In my opinion, the Bishop, by taking a radical control over this situation, would find media support (and witness to our faith) hugely turned round, and in my opinion he would demonstrate his own ability to ‘connect’ and ‘be in touch’ and ‘be decisive’ which are qualities of leadership.

Even the ability to listen and change course, actually, communicates humility rather than arrogance. Overnight, St Pauls would find itself portrayed in an entirely different light.

I hope this helps.

Susannah

Richard Ashby
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Richard Ashby

Judging by the statement at the news conference which I have just seen, he is determined to throw them out. God help St Paul’s.

Wilf
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Wilf

Nice Freudian slip from Susannah there. Giles Goddard would make an admirable Canon Chancellor (although he has only recently moved to his current parish), but for re-instatement it would have to be Giles Fraser.

Susannah
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Susannah

Thank you Wilf, I did indeed mean Giles Fraser. Giles Goddard is my own priest. He is lovely but I think we should keep him at Waterloo 🙂

Richard Ashby
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Richard Ashby

Susannah. Thank you for that. That is exactly what should have happened. The Cathedral could have taken control of the situation right at the beginning. Giles Fraser was right in what he did, asking the police to get away from the building. That was a good beginning since it began to open ways for the cathedral and camp to talk and engage with each other. But that immediately came to a stop, it wasn’t followed through. As a result the Cathedral lost the initiative and has been on the defensive ever since. The threats of legal action and eviction are… Read more »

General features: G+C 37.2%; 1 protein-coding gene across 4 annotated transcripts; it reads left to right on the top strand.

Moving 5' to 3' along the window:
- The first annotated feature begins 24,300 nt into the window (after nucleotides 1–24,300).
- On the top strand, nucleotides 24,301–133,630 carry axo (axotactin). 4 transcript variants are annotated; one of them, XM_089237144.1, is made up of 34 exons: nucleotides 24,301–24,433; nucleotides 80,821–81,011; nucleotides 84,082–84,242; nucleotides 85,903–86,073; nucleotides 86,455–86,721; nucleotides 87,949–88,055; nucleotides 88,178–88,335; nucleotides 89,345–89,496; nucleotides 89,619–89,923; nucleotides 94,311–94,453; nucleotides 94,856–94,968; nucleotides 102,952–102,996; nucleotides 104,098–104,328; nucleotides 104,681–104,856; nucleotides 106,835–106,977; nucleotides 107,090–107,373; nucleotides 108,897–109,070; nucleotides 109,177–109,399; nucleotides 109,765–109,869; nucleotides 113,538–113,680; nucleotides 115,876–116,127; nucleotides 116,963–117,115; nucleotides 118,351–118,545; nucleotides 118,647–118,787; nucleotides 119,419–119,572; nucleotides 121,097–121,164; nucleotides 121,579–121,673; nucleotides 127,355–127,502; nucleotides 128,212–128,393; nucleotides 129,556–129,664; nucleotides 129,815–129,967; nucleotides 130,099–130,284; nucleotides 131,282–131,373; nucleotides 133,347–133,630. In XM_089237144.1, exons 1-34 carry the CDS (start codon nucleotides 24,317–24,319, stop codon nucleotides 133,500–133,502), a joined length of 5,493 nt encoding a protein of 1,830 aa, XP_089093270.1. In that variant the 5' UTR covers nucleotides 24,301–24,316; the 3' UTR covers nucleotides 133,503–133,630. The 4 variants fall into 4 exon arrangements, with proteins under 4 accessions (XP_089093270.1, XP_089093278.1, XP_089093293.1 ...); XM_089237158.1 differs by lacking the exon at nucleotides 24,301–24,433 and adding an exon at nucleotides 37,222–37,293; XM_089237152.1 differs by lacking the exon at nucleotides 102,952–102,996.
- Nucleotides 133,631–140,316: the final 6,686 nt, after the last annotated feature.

Andy
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Andy

Here’s someone who pitched his tent in a Cathedral: comment image as an act of public witness.

Andy
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Andy

So who’s left making the strategic decisions in Chapter? Clerical: Dean – Vacancy Canon Pastor – The Right Reverend Michael Colclough, former Area Bp of Kensington Chancellor – Vacancy Treasurer – The Reverend Mark Oakley (interests in faith, poetry & literature; author of The Collage of God) – n.b. staying put Precentor – The Reverend Michael Hampel (interests in music & am dram) Lay: Lay Canon (Finance) – Gavin Ralston (Global Head of Product and leading international asset manager at Schroder Investment Management) Lay Canon (History) – Peter McCullough (leading expert and widely published writer on the religious history of… Read more »

evensongjunkie
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evensongjunkie

Brava Susannah. Too bad it won’t happen because it’s too d@#$ obvious.

Erika Baker
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Erika Baker

Martin, I appreciate that the Church had no policy in place for dealing with matters like this and that it was completely surprised by what was developing on its doorstep. That’s still not a real explanation why, at every corner, it appeared to take the wrong decision. The St Paul’s Institute was poised to present a report that is said to be critical of the current economic and financial situation and that appears to be supporting many of the concerns the protesters are voicing. St Paul’s heart already seems to be in the right place. So why did common sense… Read more »

MarkBrunson
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I remembered that too, Andy, and noted no one sicced the police on his little sideshow! I guess wearing purple and being the right sort counts.